Failure to file a suppression motion may amount to ineffective assistance, but it is not ineffective assistance per se. Kimmelman v. Morrison, 477 U.S. 365, 375 (1986). To demonstrate ineffective assistance of counsel based on failure to file a motion to suppress, a petitioner must show that counsel's failure fell below an objective standard of reasonableness. Id. Additionally, the petitioner must demonstrate that his Fourth Amendment claim is meritorious and that there is a reasonable probability that the outcome would have been different absent the excludable evidence. Williams v. United States, 632 F. App'x 816, 821 (6th Cir. 2015) (citing Kimmelman, 477 U.S. at 375).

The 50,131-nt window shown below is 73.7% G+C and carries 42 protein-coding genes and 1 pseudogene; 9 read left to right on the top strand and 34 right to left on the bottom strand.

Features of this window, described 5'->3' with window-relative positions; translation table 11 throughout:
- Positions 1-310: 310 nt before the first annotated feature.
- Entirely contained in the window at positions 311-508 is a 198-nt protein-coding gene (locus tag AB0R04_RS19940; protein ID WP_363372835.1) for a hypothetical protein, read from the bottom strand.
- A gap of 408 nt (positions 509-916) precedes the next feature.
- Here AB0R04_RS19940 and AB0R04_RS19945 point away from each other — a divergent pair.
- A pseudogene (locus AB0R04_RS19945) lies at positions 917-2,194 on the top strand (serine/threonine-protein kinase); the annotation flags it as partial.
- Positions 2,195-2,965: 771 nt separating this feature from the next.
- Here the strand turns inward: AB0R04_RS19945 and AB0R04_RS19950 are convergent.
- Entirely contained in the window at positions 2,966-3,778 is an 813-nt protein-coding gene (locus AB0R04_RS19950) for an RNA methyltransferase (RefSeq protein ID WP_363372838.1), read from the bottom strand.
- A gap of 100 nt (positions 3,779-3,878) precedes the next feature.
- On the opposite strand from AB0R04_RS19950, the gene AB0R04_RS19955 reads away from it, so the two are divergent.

In this case, even assuming that counsel's performance fell below an objective standard of reasonableness, and that Petitioner's motion to suppress would have been meritorious, Petitioner's motion to vacate, set, aside or correct fails because he cannot demonstrate that the outcome of his trial would have been different absent the excludable evidence, and, therefore, cannot demonstrate prejudice. Although not entirely clear, Petitioner appears to argue that evidence obtained during Robertson's stop and detention should have been suppressed because recording devices used by law enforcement show that Petitioner never admitted to being a convicted felon, and because he should have been free to leave after law enforcement learned his gun was not loaded. (Doc. 1, at 3 in Case No. 1:19-cv-2.) In a filing made after his initial motion to vacate, set aside, or correct, Petitioner also appears to assert that Robertson violated his Fourth Amendment rights because he did not have a reasonable articulable suspicion of criminal activity when he stopped Petitioner after observing him openly carry a rifle in downtown Chattanooga. (See Doc. 18, at 5-6 in Case No. 1:19-cv-2.) As a result, Petitioner contends that evidence obtained during his stop and subsequent arrest, including incriminating statements made to the officer, seizure of the rifle itself, and Petitioner's identity, would have been suppressed had counsel filed a timely motion to suppress. Petitioner's argument, however, ignores that none of the evidence obtained by the arresting officer from the point after which he stopped Petitioner was necessary for the Government to convict him of illegally possessing a firearm as a convicted felon. At the time Petitioner pleaded guilty, to convict him of illegally possessing a firearm as a convicted felon in violation of Title 18, United States Code, Section 922(g)(1), the Government would have had to prove beyond a reasonable doubt that: (1) Petitioner knowingly possessed a firearm; (2) prior to possession, Petitioner had been convicted of a crime punishable by a term of imprisonment exceeding one year; and (3) the firearm travelled in and affected interstate commerce. United States v. Schreane, 331 F.3d 548, 560 (6th Cir. 2003). As set forth in the factual bases, which Petitioner agreed were true and correct during his change-of-plea hearing, Robertson observed Petitioner walking down the street in downtown Chattanooga with a clearly visible bolt-action rifle. (Docs. 28-1, 29 in Case No. 1:16-cr-81; see also Doc. 76, at 39 in Case No. 1:16-cr-81.) Robertson then detained Petitioner and secured the rifle. (Docs. 28-1, 29 in Case No. 1:16-cr-81.) Even before Robertson's initial stop or eventual arrest of Petitioner, Robertson had already gained, through Petitioner's public and readily observable actions, the ability to identify Petitioner as a man who possessed the rifle. See United States v. Crews, 445 U.S. 463, 474 (1980) (noting that the exclusionary rule prohibits introduction of evidence seized in violation of the constitution, but explaining that a criminal defendant "is not himself suppressible 'fruit,' and the illegality of his detention cannot deprive the Government of the opportunity to prove his guilt through the introduction of evidence wholly untainted by the police misconduct"). The Government could have easily proved Petitioner's status as a convicted felon without any incriminating statements made by Petitioner during the allegedly unconstitutional stop. See United States v. Johnson, 803 F.3d 279, 282 (6th Cir. 2015) (noting that, when defendant refused to stipulate to a prior felony conviction, the government introduced a certified copy of defendant's prior felony conviction as evidence). Indeed, during Petitioner's change-of-plea hearing, the Government represented that it intended to introduce Petitioner's criminal records as evidence of his prior felony conviction. (Doc. 76, at 27-28 in Case No. 1:16-cr-81.) This proof was available with or without an allegedly illegal arrest or ill-gotten admissions. Under these circumstances, Petitioner has failed to demonstrate that, if he had withdrawn his guilty plea and proceeded to trial, the outcome would have been different if counsel had filed a meritorious motion to suppress. The Government would have still had evidence that Petitioner was a felon and that he knowingly possessed a firearm. Accordingly, the Court will DENY Petitioner's motion to vacate, set aside, or correct pursuant to Title 28, United States Code, Section 2255 (Doc. 1 in Case No. 1:19-cv-2).